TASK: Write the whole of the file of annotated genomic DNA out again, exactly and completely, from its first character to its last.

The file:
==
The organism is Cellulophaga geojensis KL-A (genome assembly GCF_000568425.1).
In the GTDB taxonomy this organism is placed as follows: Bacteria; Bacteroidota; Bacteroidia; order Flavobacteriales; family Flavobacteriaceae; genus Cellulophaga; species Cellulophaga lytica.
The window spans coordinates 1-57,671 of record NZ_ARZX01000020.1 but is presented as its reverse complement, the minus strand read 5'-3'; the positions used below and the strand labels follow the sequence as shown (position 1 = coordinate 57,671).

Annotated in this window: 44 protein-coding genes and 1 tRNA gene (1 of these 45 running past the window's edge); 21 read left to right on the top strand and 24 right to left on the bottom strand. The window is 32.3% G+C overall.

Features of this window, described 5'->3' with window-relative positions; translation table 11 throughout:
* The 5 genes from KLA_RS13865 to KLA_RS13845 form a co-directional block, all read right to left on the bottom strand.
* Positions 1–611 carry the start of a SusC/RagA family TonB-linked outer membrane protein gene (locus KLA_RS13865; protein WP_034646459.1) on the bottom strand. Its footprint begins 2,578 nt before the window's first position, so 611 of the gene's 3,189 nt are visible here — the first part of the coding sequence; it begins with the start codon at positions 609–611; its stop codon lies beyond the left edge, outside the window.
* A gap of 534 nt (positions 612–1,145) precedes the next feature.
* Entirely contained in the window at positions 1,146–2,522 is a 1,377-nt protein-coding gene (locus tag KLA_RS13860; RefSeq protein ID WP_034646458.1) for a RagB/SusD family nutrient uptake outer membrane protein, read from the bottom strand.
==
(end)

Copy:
The organism is Cellulophaga geojensis KL-A (genome assembly GCF_000568425.1).
In the GTDB taxonomy this organism is placed as follows: Bacteria; Bacteroidota; Bacteroidia; order Flavobacteriales; family Flavobacteriaceae; genus Cellulophaga; species Cellulophaga lytica.
The window spans coordinates 1-57,671 of record NZ_ARZX01000020.1 but is presented as its reverse complement, the minus strand read 5'-3'; the positions used below and the strand labels follow the sequence as shown (position 1 = coordinate 57,671).

Annotated in this window: 44 protein-coding genes and 1 tRNA gene (1 of these 45 running past the window's edge); 21 read left to right on the top strand and 24 right to left on the bottom strand. The window is 32.3% G+C overall.

Features of this window, described 5'->3' with window-relative positions; translation table 11 throughout:
* The 5 genes from KLA_RS13865 to KLA_RS13845 form a co-directional block, all read right to left on the bottom strand.
* Positions 1–611 carry the start of a SusC/RagA family TonB-linked outer membrane protein gene (locus KLA_RS13865; protein WP_034646459.1) on the bottom strand. Its footprint begins 2,578 nt before the window's first position, so 611 of the gene's 3,189 nt are visible here — the first part of the coding sequence; it begins with the start codon at positions 609–611; its stop codon lies beyond the left edge, outside the window.
* A gap of 534 nt (positions 612–1,145) precedes the next feature.
* Entirely contained in the window at positions 1,146–2,522 is a 1,377-nt protein-coding gene (locus tag KLA_RS13860; RefSeq protein ID WP_034646458.1) for a RagB/SusD family nutrient uptake outer membrane protein, read from the bottom strand.